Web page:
=====Climate change and lobsters=====
+
===Social issues===
On September 18, 2013, King became involved in the climate change debate when he made a speech on the [[United States Senate|Senate]] floor regarding changes in water temperature and the migration of lobsters to colder waters because of the changes.<ref name="lobsters">[http://bangordailynews.com/2013/09/18/outdoors/kings-climate-change-speech-in-congress-ponders-disaster-for-maine-lobster-industry/?ref=latest ''Bangor Daily News,'' "King’s climate change speech in Congress ponders disaster for Maine lobster industry," accessed September 19, 2013]</ref>
+
====Violence Against Women (2013)====
 +
{{Yea vote}} King voted for S.47 -- Violence Against Women Reauthorization Act of 2013. The bill was passed by the Senate on February 12, 2013, with a vote of 78 - 22. The purpose of the bill was to combat violence against women, from domestic violence to international trafficking in persons. All 22 dissenting votes were cast by Republicans.<ref name="votes"/>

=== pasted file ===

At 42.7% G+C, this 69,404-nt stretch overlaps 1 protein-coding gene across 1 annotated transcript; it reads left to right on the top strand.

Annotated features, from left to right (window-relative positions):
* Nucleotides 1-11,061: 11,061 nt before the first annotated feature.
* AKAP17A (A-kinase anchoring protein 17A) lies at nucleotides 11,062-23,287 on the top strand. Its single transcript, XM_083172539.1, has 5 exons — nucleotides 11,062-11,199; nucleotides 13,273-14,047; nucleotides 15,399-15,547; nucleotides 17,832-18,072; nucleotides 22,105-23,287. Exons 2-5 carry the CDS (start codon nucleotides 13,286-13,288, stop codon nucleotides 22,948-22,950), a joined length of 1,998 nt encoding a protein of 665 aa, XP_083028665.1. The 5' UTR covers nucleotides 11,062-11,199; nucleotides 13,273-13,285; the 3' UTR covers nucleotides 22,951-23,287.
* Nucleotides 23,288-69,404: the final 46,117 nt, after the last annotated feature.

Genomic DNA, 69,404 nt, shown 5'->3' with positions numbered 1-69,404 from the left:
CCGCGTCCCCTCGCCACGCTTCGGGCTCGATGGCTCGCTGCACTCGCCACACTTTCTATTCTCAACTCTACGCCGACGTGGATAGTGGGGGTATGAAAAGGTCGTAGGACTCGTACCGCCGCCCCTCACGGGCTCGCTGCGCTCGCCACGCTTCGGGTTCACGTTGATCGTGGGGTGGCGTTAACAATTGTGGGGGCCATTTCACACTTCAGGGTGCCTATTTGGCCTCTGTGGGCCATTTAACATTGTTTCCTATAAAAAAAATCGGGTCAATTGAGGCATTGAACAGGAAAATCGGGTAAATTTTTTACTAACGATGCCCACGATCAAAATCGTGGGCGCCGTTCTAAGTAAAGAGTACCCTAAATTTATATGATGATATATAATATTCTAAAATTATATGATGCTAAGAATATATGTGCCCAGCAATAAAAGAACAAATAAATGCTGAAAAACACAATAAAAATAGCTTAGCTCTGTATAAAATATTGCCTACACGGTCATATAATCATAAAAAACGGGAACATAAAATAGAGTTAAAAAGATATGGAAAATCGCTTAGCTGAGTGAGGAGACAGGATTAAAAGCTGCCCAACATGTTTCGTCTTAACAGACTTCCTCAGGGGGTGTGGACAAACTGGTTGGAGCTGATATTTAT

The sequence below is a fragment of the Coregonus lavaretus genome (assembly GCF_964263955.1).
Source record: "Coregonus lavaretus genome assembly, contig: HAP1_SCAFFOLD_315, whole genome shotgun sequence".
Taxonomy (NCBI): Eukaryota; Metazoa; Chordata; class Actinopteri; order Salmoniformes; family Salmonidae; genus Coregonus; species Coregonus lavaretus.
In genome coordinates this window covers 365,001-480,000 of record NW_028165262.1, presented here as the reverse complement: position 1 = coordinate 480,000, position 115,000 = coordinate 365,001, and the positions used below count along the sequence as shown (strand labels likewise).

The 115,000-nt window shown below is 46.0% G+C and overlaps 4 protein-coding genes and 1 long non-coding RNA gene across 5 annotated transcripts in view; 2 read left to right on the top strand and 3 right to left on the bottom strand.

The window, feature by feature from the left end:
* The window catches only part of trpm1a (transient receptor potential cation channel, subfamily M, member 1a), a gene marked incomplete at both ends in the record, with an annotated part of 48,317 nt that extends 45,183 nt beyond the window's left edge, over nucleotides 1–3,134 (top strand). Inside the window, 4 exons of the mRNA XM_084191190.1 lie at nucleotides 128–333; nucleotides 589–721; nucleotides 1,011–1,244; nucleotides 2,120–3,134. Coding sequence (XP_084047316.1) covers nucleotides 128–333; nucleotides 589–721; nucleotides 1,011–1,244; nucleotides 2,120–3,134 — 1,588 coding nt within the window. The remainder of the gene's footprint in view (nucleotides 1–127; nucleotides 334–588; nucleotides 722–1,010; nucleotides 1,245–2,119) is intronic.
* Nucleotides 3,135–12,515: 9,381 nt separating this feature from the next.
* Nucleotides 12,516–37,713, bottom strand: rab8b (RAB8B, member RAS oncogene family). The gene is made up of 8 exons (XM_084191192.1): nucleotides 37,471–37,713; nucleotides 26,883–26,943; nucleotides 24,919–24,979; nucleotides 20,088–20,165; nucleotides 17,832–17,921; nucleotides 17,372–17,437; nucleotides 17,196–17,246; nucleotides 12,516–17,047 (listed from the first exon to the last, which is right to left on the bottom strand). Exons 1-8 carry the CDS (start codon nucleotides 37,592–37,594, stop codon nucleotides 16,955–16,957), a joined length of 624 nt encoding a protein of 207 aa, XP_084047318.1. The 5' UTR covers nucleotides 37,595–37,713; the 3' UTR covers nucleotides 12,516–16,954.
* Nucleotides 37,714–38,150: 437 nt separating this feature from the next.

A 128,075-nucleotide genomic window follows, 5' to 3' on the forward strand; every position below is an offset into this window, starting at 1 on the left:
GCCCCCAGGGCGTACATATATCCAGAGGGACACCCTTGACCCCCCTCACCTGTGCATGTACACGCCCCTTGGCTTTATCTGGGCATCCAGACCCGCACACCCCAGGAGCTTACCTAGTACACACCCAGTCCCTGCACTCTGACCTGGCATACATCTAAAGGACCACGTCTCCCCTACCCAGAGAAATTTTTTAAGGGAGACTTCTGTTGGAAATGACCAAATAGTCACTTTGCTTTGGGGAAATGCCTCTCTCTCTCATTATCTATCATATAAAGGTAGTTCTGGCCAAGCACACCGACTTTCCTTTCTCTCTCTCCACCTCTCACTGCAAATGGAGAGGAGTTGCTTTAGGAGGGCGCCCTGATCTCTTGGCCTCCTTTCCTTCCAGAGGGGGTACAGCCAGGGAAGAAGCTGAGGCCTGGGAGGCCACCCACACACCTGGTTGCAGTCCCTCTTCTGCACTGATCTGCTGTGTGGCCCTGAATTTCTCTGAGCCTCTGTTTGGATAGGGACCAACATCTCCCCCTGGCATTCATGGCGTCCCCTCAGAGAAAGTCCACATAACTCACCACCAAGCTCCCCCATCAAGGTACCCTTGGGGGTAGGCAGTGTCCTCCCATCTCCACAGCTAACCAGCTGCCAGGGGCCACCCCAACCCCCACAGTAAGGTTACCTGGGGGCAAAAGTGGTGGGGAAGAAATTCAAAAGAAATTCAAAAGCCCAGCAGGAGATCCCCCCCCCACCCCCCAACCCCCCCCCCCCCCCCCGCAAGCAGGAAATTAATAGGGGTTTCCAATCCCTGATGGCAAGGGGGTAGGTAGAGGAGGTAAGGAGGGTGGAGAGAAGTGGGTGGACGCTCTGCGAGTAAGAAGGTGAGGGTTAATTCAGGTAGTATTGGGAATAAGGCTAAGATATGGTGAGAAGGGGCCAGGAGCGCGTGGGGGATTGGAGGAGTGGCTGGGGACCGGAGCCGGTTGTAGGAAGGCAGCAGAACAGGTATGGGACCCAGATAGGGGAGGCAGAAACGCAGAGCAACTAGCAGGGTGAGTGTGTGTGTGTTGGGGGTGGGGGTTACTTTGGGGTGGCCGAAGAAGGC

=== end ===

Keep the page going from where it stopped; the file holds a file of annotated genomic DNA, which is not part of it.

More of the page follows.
King presented a range of data indicating that global levels of carbon dioxide are reaching a historical tipping point that could raise the levels of the oceans and move water temperatures off the Maine coast high enough to drive lobsters away.<ref name="lobsters"/>
+
==Issues==
 +
===On The Issues Vote Match===
 +
[[File:s060_040.gif|right|290px|thumb|Angus King's Vote Match results from ''On The Issues''.]]
 +
:: ''See also: [[On The Issues Vote Match]]''
 +
''On The Issues'' conducts a [http://www.ontheissues.org/Quiz/Quiz2012.asp?quiz=Pres2012 VoteMatch] analysis of elected officials based on 20 issue areas. Rather than relying on incumbents to complete the quiz themselves, the VoteMatch analysis is conducted using voting records, statements to the media, debate transcripts or citations from books authored by or about the candidate. Based on the results of the quiz, King is a '''Moderate Liberal Populist.''' King received a score of 55 percent on social issues and 38 percent on economic issues.<ref name="ontheissues"/>
  
In the speech King said, “The lobster makes up about 70 percent to 80 percent of our fisheries’ value, and what’s happening in Maine is that as the water gets warmer, the lobsters go north...So this isn’t something where we can just say oh, well, we’ll do a few little things now and maybe it will be OK, and 100 years from now or 500 years from now somebody else will worry about it. There could be a catastrophic event within years, certainly within decades.”<ref name="lobsters"/>